The device can communicate via infrared signal with a portable printer carried by drivers. The PowerPad will replace a model built 15 years ago, says Ken Pasley, director of wireless systems development for FedEx. It's expected to cut paperwork handled by FedEx administrators because customers can sign their names directly onto the PowerPad screen instead of paper bar-coded sheets.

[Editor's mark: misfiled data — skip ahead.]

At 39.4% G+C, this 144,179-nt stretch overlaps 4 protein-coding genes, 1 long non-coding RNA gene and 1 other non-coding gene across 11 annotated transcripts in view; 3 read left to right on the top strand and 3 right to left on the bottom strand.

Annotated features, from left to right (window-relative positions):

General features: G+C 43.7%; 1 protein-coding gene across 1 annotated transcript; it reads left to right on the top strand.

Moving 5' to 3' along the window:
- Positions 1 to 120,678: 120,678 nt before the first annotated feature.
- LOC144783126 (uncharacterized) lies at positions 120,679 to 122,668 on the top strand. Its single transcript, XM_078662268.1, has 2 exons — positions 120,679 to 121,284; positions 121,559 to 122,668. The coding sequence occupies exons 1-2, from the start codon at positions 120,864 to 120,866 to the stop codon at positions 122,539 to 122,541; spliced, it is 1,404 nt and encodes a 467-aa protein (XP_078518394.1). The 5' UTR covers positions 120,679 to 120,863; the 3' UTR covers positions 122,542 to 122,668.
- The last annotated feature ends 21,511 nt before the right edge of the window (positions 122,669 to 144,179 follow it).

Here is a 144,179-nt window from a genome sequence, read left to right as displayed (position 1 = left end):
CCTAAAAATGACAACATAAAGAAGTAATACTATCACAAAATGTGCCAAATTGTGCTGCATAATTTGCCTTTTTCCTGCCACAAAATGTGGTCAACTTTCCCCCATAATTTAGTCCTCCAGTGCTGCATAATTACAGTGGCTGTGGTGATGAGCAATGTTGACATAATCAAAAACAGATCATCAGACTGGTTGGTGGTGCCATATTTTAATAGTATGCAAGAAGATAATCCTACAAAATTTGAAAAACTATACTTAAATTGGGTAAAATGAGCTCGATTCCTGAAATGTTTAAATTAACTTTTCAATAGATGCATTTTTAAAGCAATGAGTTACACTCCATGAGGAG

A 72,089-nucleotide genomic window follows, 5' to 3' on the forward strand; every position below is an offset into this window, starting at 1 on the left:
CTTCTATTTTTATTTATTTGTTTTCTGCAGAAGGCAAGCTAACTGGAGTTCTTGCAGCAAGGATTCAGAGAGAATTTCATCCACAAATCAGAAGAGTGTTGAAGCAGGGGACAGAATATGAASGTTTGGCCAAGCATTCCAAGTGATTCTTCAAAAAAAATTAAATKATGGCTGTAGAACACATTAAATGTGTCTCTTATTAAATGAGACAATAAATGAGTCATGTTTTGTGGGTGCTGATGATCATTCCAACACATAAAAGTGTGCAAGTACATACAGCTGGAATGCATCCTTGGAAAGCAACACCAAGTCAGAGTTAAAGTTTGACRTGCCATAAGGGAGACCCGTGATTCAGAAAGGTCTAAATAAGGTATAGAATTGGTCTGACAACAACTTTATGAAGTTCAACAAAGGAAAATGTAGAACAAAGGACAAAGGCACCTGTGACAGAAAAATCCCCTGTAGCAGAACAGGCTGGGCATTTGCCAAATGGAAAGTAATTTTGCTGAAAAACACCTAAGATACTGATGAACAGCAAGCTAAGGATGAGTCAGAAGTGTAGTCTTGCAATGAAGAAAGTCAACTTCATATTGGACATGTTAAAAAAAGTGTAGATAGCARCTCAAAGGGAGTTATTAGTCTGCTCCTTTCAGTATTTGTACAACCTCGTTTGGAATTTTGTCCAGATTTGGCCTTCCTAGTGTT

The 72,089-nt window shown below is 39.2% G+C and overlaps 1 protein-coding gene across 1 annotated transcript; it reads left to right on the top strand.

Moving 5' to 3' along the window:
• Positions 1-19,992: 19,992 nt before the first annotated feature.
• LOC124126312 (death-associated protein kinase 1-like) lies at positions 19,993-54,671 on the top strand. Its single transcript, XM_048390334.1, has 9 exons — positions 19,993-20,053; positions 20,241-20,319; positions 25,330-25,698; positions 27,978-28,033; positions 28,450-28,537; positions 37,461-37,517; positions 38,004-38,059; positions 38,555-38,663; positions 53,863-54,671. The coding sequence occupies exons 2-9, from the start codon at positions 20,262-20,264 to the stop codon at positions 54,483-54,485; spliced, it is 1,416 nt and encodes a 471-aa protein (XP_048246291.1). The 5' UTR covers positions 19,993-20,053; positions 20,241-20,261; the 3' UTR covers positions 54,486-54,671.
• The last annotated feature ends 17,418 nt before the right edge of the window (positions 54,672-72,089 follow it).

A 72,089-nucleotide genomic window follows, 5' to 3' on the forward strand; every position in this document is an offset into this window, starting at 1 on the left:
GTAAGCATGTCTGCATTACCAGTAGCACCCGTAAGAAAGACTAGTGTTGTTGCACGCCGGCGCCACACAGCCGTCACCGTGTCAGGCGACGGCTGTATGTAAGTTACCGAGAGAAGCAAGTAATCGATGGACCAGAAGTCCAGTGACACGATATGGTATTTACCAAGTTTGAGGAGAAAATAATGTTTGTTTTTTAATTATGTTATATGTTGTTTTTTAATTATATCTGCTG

The PDA is roughly the size of a flip-flop and will capture, store, and transmit the signature to FedEx's database via a public wireless network or FedEx's private network.
Motorola plans to sell the PowerPad to other customers next year. The company refused to say how much the PDAs will cost. Motorola, however, is contractually barred from selling the device to FedEx's direct competitors.